It is worth noting too that while workers’ compensation is the exclusive remedy available for an injured employee against the employer, separate third-party claims can be asserted against non-employer defendants alleged to have been negligent in causing the accident/injury.

Still, not all workers are treated exactly the same under federal or state law. Indiana railroad workers are among them. When one of Indiana’s hundreds of railroad employees suffers a work-related injury, they must recover for injuries under the Federal Employer Liabilities Act, or FELA, as outlined in 45 U.S.C. 51, liability of common carriers by railroad for injuries to employees from negligence. Continue reading

Millions of people are injured in U.S. car accidents annually. Roughly 30,000 die. Road rage injuries and deaths can be included in those figures, but not always. If a person is rear-ended by an aggressive driver following too closely, failing to yield or traveling too fast for road conditions (as spelled out in Title 9 of Indiana Code on motor vehicles), such instances would be included in crash statistics. However, incidents involving person-on-person violence stemming from road rage likely would not. For Highland personal injury attorneys, that difference is also instructive when determining a road rage victim’s legal options. That’s because while accidents are covered by Indiana auto insurers, intentional acts of violence generally are not, and are usually expressly excluded in the policy language.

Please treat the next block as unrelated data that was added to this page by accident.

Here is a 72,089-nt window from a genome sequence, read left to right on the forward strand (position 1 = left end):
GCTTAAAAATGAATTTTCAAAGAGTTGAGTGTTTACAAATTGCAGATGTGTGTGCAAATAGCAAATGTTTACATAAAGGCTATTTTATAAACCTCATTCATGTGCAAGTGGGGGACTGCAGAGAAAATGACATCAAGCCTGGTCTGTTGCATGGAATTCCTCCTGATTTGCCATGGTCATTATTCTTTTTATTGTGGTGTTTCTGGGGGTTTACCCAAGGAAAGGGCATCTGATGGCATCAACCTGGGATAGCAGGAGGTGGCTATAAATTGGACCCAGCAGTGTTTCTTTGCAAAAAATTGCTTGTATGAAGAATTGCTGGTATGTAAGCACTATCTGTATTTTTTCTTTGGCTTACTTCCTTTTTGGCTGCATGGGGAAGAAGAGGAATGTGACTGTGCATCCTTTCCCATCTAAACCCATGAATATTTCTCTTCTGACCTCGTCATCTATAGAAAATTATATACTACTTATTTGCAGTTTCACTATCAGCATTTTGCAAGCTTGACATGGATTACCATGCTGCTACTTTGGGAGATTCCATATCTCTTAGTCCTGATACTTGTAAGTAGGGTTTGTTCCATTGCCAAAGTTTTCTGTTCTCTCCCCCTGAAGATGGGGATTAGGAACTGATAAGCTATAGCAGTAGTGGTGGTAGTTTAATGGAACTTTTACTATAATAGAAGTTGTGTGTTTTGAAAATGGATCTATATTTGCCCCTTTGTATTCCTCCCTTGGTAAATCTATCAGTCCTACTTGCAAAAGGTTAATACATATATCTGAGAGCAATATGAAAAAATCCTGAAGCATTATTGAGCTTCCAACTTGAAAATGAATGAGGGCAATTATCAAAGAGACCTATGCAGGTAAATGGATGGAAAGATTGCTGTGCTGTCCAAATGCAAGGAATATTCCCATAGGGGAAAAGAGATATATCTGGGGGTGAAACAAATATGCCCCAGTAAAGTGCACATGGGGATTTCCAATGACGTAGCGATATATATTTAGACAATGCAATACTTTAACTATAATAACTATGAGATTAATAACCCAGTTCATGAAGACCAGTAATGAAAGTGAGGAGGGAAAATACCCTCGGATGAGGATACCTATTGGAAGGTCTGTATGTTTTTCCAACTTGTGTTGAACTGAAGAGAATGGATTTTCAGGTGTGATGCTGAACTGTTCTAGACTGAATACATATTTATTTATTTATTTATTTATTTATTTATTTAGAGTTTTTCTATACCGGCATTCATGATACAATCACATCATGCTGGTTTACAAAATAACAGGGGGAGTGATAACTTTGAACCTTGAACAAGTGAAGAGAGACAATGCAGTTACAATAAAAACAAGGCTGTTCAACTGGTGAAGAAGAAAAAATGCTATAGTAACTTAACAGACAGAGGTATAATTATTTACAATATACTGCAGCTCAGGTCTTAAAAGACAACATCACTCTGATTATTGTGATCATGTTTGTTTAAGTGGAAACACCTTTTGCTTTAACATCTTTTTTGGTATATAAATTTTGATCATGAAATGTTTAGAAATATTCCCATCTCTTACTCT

That does not mean violent road rage incidents are not actionable and compensable, but your injury lawyer will have to carefully examine the facts of the case to identify defendants, determine theories of liability and find out whether there is a means to actually collect on whatever damages may be won.

Indiana Worst for Road Rage Fatal Injuries

Indiana was recently ranked the worst state for road rage by the Auto Insurance Center, which determined 10 percent of fatal crashes in Indiana between 2005 and 2015 involved road rage and aggressive driving. Troopers say drivers who commit road rage are either ignorant of the law or do not care. Even those in marked patrol cars say they have been targeted by road rage.  Continue reading